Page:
Two weeks after he lost his right to vote, former Charlotte mayor and convicted felon Patrick Cannon apparently cast a ballot.
That vote, which was officially challenged Tuesday night, would violate Cannon’s bond and could put him back before a judge, said Greg Forrest, chief of the U.S. Probation Office in Charlotte.
It may even mean the 47-year-old Democrat goes to prison sooner.
“Let’s cut to the chase: He shouldn’t have done that, and we’re going to talk to him tomorrow (Wednesday),” Forrest told the Observer.
Forrest said he will also report the violation to U.S. District Court Judge Frank Whitney, who on Oct. 14 sentenced Cannon to 44 months in prison. Whitney allowed Cannon to remain free on bond until he is ordered to report to an undisclosed federal prison. Cannon is expected to enter prison later this month.
Whitney said Tuesday he could not comment on anything specific to Cannon’s case.
Forrest, however, said Whitney could order Cannon’s immediate incarceration.
According to Forrest, Cannon lost his voting privileges as far back as June 3, when he pleaded guilty to a corruption charge. At the very least, he lost his voting eligibility on Oct. 14, when he was sentenced, or the next day when Whitney’s sentence officially became part of the court record, Forrest said.
Cannon is still listed as an active voter on the records of the Mecklenburg Board of Elections.
Those records indicate that Cannon cast an early ballot on Oct. 30. His wife, Trenna Cannon, voted at the same time.
Cannon’s vote was not counted Tuesday night after election officials at the former mayor’s home precinct filed a formal challenge. The county’s Board of Elections will decide within 10 days whether the ballot will be thrown out or added to the county’s final tally.
Michael Dickerson, the county’s election director, said Tuesday he cannot remove the name of a felon convicted in federal court until he receives notification from the U.S. Attorney’s Office. He said he had not received the notice as of Tuesday.
Dickerson said Cannon voted at Elon Park, one of the county’s early voting sites.
U.S. Attorney Anne Tompkins’ office files the names of disenfranchised voters with the state once a quarter. Cannon’s will be in the fourth-quarter report, which will be submitted at the end of the year.
In a prepared statement, the office said Cannon “was represented by counsel, knew he was convicted of a felony, was informed by the court that his conviction included the loss of some previously held rights, and had access to the information on the North Carolina State Board of Elections and Mecklenburg Board of Elections websites regarding the voting laws of North Carolina.”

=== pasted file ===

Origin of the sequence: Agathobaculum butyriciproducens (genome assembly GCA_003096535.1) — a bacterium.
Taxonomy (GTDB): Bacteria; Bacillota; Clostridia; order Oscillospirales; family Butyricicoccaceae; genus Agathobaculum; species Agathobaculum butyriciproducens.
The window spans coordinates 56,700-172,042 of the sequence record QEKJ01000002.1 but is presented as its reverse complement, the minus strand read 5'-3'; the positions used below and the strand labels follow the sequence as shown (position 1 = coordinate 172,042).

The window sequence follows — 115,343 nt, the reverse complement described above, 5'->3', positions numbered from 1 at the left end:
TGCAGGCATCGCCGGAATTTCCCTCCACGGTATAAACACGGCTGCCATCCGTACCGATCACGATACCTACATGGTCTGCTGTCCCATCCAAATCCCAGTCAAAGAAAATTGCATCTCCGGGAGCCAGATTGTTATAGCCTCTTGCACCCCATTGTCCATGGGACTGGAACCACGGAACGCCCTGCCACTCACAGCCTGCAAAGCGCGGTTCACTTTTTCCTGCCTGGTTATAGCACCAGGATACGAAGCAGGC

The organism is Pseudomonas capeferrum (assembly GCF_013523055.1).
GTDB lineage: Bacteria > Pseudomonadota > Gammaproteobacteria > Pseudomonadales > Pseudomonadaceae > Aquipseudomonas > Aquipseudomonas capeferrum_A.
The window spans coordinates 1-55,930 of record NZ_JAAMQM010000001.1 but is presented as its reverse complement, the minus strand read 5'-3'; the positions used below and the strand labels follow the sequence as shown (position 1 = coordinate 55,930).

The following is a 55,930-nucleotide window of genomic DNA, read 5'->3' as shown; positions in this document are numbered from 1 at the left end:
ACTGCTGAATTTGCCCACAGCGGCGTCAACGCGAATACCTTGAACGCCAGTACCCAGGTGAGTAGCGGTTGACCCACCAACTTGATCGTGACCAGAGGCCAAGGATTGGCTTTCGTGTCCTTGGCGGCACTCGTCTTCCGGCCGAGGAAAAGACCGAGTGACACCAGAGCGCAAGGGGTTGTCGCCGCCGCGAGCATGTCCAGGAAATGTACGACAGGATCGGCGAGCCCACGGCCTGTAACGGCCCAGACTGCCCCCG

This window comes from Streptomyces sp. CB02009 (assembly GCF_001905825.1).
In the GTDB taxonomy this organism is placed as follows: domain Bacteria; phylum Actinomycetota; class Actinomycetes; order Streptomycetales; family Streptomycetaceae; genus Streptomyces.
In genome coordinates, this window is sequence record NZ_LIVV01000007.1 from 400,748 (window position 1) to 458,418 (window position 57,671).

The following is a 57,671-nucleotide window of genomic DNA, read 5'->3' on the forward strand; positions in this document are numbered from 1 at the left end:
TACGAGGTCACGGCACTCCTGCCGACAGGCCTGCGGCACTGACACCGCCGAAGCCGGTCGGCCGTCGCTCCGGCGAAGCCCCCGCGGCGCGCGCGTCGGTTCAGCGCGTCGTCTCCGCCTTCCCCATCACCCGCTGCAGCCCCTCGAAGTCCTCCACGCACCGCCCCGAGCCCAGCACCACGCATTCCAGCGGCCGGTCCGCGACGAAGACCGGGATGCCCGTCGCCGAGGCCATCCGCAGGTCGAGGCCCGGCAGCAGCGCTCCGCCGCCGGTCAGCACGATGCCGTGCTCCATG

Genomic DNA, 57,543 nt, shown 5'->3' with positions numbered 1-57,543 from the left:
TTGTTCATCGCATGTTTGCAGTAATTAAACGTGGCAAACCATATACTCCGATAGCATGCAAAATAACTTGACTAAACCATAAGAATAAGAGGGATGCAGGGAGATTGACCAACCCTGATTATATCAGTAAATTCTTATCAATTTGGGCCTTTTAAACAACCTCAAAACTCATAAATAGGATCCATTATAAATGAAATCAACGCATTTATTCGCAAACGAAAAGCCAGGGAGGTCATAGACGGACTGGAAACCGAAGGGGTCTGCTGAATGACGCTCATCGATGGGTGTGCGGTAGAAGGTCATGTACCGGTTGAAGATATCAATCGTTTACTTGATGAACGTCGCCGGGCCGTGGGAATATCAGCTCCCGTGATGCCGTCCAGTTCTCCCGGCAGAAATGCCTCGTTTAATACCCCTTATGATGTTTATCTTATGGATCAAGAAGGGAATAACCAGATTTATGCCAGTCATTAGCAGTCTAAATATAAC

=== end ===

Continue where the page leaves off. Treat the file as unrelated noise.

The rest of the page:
Cannon was arrested in March. He pleaded guilty to accepting more than $50,000 in bribes from undercover FBI agents and Charlotte strip club owner David “Slim” Baucom.
In February, Cannon accepted a $20,000 bribe in the mayor’s office and, according to an FBI affidavit, solicited more than $1 million in kickbacks. He had been an FBI target since 2010.
A phone call Tuesday to James Ferguson, Cannon’s attorney, was not immediately returned.
UNC law school Dean Richard Myers, a former federal prosecutor, said he would be “terribly surprised” if Cannon had not been informed at least three times that he had lost his right to vote: “Once by the judge who took his plea, once by his probation officer and once by his attorney. Good lawyers are supposed to tell their clients that,” Myers said.
“Besides, this is an issue that every African-American politician in the United State knows about independently,” Myers said, because so many people in the black community are disenfranchised by felony convictions.
Myers, who worked for Whitney when the Charlotte judge was a U.S. Attorney in Raleigh, said Cannon’s vote could clearly “accelerate the time when he will report to prison.”
In the meantime, Myers predicted it will become a popular anecdote in North Carolina’s debate about voter fraud.
“This story is a talking point,” he said.